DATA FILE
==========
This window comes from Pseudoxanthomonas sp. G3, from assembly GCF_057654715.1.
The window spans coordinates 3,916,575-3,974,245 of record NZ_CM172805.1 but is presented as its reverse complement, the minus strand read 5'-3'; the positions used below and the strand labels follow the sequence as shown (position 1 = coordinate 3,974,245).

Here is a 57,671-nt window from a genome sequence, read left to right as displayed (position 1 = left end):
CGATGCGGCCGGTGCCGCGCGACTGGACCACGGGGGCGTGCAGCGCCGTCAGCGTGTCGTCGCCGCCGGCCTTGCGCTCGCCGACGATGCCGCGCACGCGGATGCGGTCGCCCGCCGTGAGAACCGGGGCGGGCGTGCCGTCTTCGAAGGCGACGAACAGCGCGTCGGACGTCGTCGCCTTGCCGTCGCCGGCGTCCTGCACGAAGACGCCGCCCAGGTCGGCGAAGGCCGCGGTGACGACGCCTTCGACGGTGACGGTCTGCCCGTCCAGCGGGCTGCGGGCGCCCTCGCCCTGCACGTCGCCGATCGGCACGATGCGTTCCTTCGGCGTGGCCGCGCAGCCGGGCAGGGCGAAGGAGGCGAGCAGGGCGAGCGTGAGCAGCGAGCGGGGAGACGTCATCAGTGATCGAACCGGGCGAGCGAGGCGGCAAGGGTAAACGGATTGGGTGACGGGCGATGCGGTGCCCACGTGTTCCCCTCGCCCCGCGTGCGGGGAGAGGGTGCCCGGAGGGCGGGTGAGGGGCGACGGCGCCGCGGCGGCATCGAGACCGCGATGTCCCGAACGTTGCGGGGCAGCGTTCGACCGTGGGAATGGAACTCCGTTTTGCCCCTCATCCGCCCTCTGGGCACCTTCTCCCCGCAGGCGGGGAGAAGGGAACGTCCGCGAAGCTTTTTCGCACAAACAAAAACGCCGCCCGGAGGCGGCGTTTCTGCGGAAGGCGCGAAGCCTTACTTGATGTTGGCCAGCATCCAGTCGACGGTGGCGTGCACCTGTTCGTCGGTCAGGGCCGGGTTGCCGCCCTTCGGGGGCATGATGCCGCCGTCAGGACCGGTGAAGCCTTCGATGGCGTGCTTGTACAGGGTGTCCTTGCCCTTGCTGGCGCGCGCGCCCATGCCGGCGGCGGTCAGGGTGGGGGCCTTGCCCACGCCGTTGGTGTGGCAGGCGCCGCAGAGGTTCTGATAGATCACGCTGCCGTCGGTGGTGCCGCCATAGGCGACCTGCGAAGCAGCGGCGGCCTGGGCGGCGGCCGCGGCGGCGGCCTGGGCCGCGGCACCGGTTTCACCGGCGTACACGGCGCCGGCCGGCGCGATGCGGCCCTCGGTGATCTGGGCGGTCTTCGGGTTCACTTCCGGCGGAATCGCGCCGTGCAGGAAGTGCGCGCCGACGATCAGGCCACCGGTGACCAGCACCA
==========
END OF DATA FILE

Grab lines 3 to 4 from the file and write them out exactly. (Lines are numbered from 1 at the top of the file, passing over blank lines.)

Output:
Here is a 57,671-nt window from a genome sequence, read left to right as displayed (position 1 = left end):
CGATGCGGCCGGTGCCGCGCGACTGGACCACGGGGGCGTGCAGCGCCGTCAGCGTGTCGTCGCCGCCGGCCTTGCGCTCGCCGACGATGCCGCGCACGCGGATGCGGTCGCCCGCCGTGAGAACCGGGGCGGGCGTGCCGTCTTCGAAGGCGACGAACAGCGCGTCGGACGTCGTCGCCTTGCCGTCGCCGGCGTCCTGCACGAAGACGCCGCCCAGGTCGGCGAAGGCCGCGGTGACGACGCCTTCGACGGTGACGGTCTGCCCGTCCAGCGGGCTGCGGGCGCCCTCGCCCTGCACGTCGCCGATCGGCACGATGCGTTCCTTCGGCGTGGCCGCGCAGCCGGGCAGGGCGAAGGAGGCGAGCAGGGCGAGCGTGAGCAGCGAGCGGGGAGACGTCATCAGTGATCGAACCGGGCGAGCGAGGCGGCAAGGGTAAACGGATTGGGTGACGGGCGATGCGGTGCCCACGTGTTCCCCTCGCCCCGCGTGCGGGGAGAGGGTGCCCGGAGGGCGGGTGAGGGGCGACGGCGCCGCGGCGGCATCGAGACCGCGATGTCCCGAACGTTGCGGGGCAGCGTTCGACCGTGGGAATGGAACTCCGTTTTGCCCCTCATCCGCCCTCTGGGCACCTTCTCCCCGCAGGCGGGGAGAAGGGAACGTCCGCGAAGCTTTTTCGCACAAACAAAAACGCCGCCCGGAGGCGGCGTTTCTGCGGAAGGCGCGAAGCCTTACTTGATGTTGGCCAGCATCCAGTCGACGGTGGCGTGCACCTGTTCGTCGGTCAGGGCCGGGTTGCCGCCCTTCGGGGGCATGATGCCGCCGTCAGGACCGGTGAAGCCTTCGATGGCGTGCTTGTACAGGGTGTCCTTGCCCTTGCTGGCGCGCGCGCCCATGCCGGCGGCGGTCAGGGTGGGGGCCTTGCCCACGCCGTTGGTGTGGCAGGCGCCGCAGAGGTTCTGATAGATCACGCTGCCGTCGGTGGTGCCGCCATAGGCGACCTGCGAAGCAGCGGCGGCCTGGGCGGCGGCCGCGGCGGCGGCCTGGGCCGCGGCACCGGTTTCACCGGCGTACACGGCGCCGGCCGGCGCGATGCGGCCCTCGGTGATCTGGGCGGTCTTCGGGTTCACTTCCGGCGGAATCGCGCCGTGCAGGAAGTGCGCGCCGACGATCAGGCCACCGGTGACCAGCACCA